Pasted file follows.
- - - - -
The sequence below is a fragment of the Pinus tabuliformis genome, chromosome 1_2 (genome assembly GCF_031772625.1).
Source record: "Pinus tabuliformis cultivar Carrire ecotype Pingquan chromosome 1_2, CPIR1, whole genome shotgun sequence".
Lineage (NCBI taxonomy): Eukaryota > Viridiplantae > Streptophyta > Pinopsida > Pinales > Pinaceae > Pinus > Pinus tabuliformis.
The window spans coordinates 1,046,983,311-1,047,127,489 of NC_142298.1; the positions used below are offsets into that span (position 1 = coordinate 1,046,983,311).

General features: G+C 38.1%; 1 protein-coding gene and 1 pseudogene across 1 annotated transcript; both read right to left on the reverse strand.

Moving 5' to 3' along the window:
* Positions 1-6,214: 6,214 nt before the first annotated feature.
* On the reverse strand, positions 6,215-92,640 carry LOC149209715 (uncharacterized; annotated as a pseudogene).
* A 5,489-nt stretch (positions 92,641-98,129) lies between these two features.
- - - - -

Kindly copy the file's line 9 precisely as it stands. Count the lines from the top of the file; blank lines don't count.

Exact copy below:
* A 5,489-nt stretch (positions 92,641-98,129) lies between these two features.